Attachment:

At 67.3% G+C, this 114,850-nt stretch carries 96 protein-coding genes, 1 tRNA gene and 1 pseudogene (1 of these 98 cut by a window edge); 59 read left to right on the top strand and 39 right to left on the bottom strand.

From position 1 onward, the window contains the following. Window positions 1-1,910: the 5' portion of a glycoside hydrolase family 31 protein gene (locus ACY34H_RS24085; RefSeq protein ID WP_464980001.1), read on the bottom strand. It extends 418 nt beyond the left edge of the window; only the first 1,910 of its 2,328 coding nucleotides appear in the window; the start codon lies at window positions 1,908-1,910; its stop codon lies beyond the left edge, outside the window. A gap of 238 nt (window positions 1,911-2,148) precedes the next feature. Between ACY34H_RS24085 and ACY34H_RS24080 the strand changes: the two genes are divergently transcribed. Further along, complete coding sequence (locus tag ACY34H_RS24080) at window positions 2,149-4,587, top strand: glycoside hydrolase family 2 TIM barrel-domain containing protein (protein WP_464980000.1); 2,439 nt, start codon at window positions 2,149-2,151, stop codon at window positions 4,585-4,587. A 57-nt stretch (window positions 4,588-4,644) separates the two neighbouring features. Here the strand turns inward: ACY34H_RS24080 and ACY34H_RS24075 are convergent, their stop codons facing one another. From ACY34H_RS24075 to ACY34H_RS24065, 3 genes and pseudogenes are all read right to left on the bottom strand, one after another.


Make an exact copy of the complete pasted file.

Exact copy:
At 67.3% G+C, this 114,850-nt stretch carries 96 protein-coding genes, 1 tRNA gene and 1 pseudogene (1 of these 98 cut by a window edge); 59 read left to right on the top strand and 39 right to left on the bottom strand.

From position 1 onward, the window contains the following. Window positions 1-1,910: the 5' portion of a glycoside hydrolase family 31 protein gene (locus ACY34H_RS24085; RefSeq protein ID WP_464980001.1), read on the bottom strand. It extends 418 nt beyond the left edge of the window; only the first 1,910 of its 2,328 coding nucleotides appear in the window; the start codon lies at window positions 1,908-1,910; its stop codon lies beyond the left edge, outside the window. A gap of 238 nt (window positions 1,911-2,148) precedes the next feature. Between ACY34H_RS24085 and ACY34H_RS24080 the strand changes: the two genes are divergently transcribed. Further along, complete coding sequence (locus tag ACY34H_RS24080) at window positions 2,149-4,587, top strand: glycoside hydrolase family 2 TIM barrel-domain containing protein (protein WP_464980000.1); 2,439 nt, start codon at window positions 2,149-2,151, stop codon at window positions 4,585-4,587. A 57-nt stretch (window positions 4,588-4,644) separates the two neighbouring features. Here the strand turns inward: ACY34H_RS24080 and ACY34H_RS24075 are convergent, their stop codons facing one another. From ACY34H_RS24075 to ACY34H_RS24065, 3 genes and pseudogenes are all read right to left on the bottom strand, one after another.